[Dengue haemorrhagic fever in children: ten years of clinical experience]

Biomedica. 2003 Jun;23(2):180-93.
[Article in Spanish]

Abstract

In Bucaramanga, Colombia, dengue haemorrhagic fever (DHF) has become endemo-epidemic since 1992. A cross-sectional study covering a period of 10 years (February, 1992 to February, 2002) was undertaken in children under 13 years of age hospitalized at the University Hospital. Observations were recorded on the clinical features, laboratory tests and the natural development of the disease. A total of 763 patients were examined, of whom 617 were classified as having DHF according to the WHO criteria (9.1% Grade I, 61.5% Grade II, 21.7% Grade III and 7.5% Grade IV). One hundred forty six patients could not be classified. The highest incidence took place in 1997, 1998 and 2001. Seventy four per cent of patients came from the metropolitan area of Bucaramanga; 48% were males; 0.3%, newborns; 11.8%, infants; 23%, pre-school children, and 64.9%, school children. The most important clinical features were fever and haemorrhagic manifestations (100%); vomiting (60%); abdominal pain (57%); headache (50%); osteomyalgia (40.8%); hepatomegaly (33%), and macular rash (29%). Among the haemorrhagic manifestations we found petechiae (56%); positive tourniquet test (35%); gastrointestinal bleeding (34%), and epistaxis (32%). Serous effusion was found in 17.7% of cases. Alarm signs of shock were found in 29%. Fifty two per cent had leucopenia and 37.3% atypic lymphocytes. Among other unusual manifestations were hepatitis, encephalopathy, alithiasic cholecystitis, acute renal failure, haemophagocytic syndrome and coinfections. Of the 617 cases, 12 died (1.5%).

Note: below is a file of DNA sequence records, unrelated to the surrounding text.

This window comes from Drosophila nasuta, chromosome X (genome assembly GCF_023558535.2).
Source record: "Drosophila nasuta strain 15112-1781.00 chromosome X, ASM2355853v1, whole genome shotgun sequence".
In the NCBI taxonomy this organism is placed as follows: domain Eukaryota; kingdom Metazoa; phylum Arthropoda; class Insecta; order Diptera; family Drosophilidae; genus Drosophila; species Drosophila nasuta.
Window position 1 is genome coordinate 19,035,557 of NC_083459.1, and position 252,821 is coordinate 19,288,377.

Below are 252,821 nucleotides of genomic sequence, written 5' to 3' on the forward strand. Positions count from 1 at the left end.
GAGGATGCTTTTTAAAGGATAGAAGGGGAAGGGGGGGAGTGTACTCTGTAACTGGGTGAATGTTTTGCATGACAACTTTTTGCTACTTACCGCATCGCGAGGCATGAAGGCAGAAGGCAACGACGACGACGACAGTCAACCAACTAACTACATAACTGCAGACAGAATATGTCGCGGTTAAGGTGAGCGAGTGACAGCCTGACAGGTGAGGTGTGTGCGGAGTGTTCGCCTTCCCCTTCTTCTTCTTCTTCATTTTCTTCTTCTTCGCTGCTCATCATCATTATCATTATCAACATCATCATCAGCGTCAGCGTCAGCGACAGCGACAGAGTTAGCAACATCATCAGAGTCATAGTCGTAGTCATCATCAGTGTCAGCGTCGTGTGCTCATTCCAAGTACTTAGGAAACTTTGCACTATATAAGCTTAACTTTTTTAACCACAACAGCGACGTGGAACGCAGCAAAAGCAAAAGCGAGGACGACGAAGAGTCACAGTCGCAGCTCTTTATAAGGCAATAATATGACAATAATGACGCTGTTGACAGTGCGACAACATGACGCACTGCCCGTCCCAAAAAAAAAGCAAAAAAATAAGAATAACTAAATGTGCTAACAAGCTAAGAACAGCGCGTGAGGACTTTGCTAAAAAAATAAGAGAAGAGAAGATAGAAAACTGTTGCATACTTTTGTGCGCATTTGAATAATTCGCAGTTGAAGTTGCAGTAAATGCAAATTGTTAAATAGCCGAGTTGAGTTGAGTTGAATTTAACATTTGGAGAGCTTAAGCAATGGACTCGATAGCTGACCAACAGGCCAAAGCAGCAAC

Publication types

  • Comparative Study
  • English Abstract

MeSH terms

  • Adolescent
  • Child
  • Child, Preschool
  • Colombia / epidemiology
  • Dengue Virus / isolation & purification*
  • Disease Outbreaks*
  • Female
  • Hemorrhage / diagnosis
  • Hemorrhage / epidemiology
  • Hemorrhage / virology*
  • Humans
  • Infant
  • Infant, Newborn
  • Male
  • Retrospective Studies
  • Severe Dengue / complications
  • Severe Dengue / diagnosis
  • Severe Dengue / epidemiology*